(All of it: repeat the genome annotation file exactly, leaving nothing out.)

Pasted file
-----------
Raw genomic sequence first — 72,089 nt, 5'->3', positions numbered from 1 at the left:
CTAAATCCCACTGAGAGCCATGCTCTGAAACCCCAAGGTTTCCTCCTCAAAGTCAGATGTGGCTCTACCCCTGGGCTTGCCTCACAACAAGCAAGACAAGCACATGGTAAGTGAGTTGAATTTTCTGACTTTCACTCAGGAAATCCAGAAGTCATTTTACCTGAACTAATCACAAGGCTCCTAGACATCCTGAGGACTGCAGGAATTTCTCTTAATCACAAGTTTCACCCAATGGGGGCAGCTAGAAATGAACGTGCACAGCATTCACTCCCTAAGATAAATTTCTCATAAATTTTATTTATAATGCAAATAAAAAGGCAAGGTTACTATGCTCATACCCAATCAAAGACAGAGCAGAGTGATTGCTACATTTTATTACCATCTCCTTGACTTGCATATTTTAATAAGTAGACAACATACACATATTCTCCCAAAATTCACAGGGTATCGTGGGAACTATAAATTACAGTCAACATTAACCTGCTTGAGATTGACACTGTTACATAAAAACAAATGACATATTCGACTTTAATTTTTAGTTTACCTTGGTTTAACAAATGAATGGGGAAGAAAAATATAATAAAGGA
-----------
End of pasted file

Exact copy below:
Raw genomic sequence first — 72,089 nt, 5'->3', positions numbered from 1 at the left:
CTAAATCCCACTGAGAGCCATGCTCTGAAACCCCAAGGTTTCCTCCTCAAAGTCAGATGTGGCTCTACCCCTGGGCTTGCCTCACAACAAGCAAGACAAGCACATGGTAAGTGAGTTGAATTTTCTGACTTTCACTCAGGAAATCCAGAAGTCATTTTACCTGAACTAATCACAAGGCTCCTAGACATCCTGAGGACTGCAGGAATTTCTCTTAATCACAAGTTTCACCCAATGGGGGCAGCTAGAAATGAACGTGCACAGCATTCACTCCCTAAGATAAATTTCTCATAAATTTTATTTATAATGCAAATAAAAAGGCAAGGTTACTATGCTCATACCCAATCAAAGACAGAGCAGAGTGATTGCTACATTTTATTACCATCTCCTTGACTTGCATATTTTAATAAGTAGACAACATACACATATTCTCCCAAAATTCACAGGGTATCGTGGGAACTATAAATTACAGTCAACATTAACCTGCTTGAGATTGACACTGTTACATAAAAACAAATGACATATTCGACTTTAATTTTTAGTTTACCTTGGTTTAACAAATGAATGGGGAAGAAAAATATAATAAAGGA